< Book Review: World wide research: reshaping the sciences and humanities


Dutton, William H. and Jeffreys, Paul W. World wide research: reshaping the sciences and humanities. Cambridge, MA: The MIT Press, 2010. xx, 382 p. ISBN 9-780262-513739. $33.00.

The title of the book World wide research is suitable in more than one respect. First and foremost, it serves as a marker for the subject that covers a variety of recent technological and, especially, social changes in scholarly communication. The topic area covered is wide - from infrastructural technological developments, such as grid and cloud computing, to transformations of academic library collections and functions, to different ways of scientific collaboration and conducting research on and through the internet, to essential changes in research organizations and new ways of measuring research impact. The text is also covering wide geographic area, though most of the authors come from the UK research institutions, and wide disciplinary area from hard natural and technological sciences to humanities. The book also addresses a very wide audience. Though most of the authors are very authoritative scholars and some of the chapters cover the subjects in substantial detail, the texts mainly fall under the genre of essays. The editors make a clear distinction between the chapters opening each section of the book and short essays discussing more limited aspects using clear and easy style of science popularization. Thus, the book should attract not only scholars but also people interested in modern development of science or scholarly work as well as information and communication technology and in its impact on society or, more specifically, on research.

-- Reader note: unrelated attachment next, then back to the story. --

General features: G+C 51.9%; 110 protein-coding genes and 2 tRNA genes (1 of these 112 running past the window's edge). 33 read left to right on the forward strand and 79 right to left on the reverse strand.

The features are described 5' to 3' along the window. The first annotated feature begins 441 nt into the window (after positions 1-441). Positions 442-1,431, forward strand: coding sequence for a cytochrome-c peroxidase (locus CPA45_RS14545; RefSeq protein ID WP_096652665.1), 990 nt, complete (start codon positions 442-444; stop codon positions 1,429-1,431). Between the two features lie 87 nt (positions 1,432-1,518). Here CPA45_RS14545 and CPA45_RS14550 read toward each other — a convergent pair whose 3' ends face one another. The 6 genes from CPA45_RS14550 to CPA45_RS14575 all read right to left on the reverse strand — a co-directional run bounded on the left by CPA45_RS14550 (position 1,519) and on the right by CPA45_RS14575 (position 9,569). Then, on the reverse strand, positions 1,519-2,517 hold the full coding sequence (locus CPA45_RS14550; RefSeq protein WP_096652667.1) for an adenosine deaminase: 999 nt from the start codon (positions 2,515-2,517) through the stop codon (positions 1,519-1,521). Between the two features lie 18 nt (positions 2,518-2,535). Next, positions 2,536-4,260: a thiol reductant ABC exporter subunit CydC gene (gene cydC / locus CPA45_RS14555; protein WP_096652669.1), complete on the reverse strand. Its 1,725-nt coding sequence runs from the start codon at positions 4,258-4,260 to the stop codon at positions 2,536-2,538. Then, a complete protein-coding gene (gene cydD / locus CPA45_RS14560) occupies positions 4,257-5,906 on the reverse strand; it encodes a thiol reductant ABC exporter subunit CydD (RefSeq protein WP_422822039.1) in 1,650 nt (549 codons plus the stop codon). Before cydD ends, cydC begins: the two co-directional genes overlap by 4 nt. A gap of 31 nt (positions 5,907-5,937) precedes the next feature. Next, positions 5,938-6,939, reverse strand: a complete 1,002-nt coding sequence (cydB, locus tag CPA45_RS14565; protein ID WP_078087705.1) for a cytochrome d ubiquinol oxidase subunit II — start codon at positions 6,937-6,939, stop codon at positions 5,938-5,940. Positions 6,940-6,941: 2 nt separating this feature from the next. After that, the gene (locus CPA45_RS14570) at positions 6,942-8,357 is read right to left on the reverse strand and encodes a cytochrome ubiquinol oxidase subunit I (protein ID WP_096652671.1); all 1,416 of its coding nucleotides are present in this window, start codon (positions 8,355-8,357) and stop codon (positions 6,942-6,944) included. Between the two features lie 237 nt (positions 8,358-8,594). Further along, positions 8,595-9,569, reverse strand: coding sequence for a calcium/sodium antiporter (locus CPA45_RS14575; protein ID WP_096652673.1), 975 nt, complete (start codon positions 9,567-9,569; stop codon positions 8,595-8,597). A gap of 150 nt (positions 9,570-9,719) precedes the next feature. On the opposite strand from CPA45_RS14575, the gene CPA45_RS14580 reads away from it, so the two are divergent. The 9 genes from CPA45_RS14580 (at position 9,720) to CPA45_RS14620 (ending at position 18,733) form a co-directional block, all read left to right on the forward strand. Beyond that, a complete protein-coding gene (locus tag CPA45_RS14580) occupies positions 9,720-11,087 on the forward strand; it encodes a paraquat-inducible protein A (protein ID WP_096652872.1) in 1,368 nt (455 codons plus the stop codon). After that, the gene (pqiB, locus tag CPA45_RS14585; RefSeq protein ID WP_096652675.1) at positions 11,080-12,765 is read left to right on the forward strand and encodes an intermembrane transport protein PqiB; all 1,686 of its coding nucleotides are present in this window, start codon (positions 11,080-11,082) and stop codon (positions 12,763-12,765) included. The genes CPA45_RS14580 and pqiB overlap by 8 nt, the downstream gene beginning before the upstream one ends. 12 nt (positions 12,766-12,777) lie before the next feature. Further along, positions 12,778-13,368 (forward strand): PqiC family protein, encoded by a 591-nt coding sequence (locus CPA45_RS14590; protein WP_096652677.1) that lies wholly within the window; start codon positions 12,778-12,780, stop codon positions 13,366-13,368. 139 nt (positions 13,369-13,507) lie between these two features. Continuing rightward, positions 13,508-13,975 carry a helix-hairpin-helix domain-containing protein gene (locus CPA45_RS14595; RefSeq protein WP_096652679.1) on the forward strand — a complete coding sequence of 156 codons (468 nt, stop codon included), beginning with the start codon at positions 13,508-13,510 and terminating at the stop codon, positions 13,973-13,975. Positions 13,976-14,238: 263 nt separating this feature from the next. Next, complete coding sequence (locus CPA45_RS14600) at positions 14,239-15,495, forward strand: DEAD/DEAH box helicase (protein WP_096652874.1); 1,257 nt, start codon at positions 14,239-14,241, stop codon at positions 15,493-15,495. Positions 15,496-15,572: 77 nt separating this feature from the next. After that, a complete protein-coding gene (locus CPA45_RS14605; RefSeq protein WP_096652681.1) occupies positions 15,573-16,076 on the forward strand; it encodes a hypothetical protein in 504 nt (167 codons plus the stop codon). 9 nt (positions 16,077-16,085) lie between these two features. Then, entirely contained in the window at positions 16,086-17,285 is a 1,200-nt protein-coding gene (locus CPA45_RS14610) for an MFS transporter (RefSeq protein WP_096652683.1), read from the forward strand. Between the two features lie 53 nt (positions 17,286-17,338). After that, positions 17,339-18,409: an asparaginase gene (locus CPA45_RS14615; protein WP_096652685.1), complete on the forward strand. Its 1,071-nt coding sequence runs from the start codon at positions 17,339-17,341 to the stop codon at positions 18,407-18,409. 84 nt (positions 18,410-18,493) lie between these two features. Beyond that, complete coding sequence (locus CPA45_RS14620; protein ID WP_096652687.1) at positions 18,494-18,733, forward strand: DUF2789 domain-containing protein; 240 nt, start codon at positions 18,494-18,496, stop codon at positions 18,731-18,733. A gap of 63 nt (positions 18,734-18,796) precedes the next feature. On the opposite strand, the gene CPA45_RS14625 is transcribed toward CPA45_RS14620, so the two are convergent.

The unifying perspective is presented by the editors in the introduction:

This book focuses on the ends and the means in e-research by examining the possible research outcomes and exploring both the potential and the limits of the supporting technologies. The wide significance of the ends being targeted - the improved quality of research and the informing of related theory, policy, and practice - also highlights the importance of the underpinning technologies in achieving that end (p. 1).

The topic is disclosed in four main sections of the volume. The first presents new technological means essential for the modern configuration of expertise and ways of working in modern research. The second describes what actual changes have taken place in organizing and processing research information resources and data including the requirements placed on modern information systems for scientific collaboration and information sharing. The third section concentrates the attention on how information infrastructure changes the forms of the collaboration of scientists, the institutional, national, and international policies and practices related to intellectual property, ethics and morality. The fourth section of the book explores the outcomes of e-research, such as changing constellations of collaborating disciplines, research in virtual environments, open science and open access implications for research, or how these changes will affect the countries that are experiencing the effects of the discussed changes later than the developed West.

These leading-edge topics presented in accessible way by some well-known scholars serve as attraction of the popular interest very well. On the other hand, the book also serves as an awareness-raising device for the researchers themselves: presenting the wide picture of developments in scholarly communication and research organization. Both these objectives are achieved to a very high grade and the editors have definitely succeeded to attract interesting authors and produce a well orchestrated collection of texts.

The only drawback that I could find to achieving these ends is the design of the book that implies a heavy scientific approach, rather than wide appeal to an intellectually inclined reader with wide interests. Its quite large format in soft covers is not very convenient for someone who would like to read it outside one's study and without support of a solid writing desk.

Elena Maceviciute
Faculty of Communication
Vilnius University
February, 2011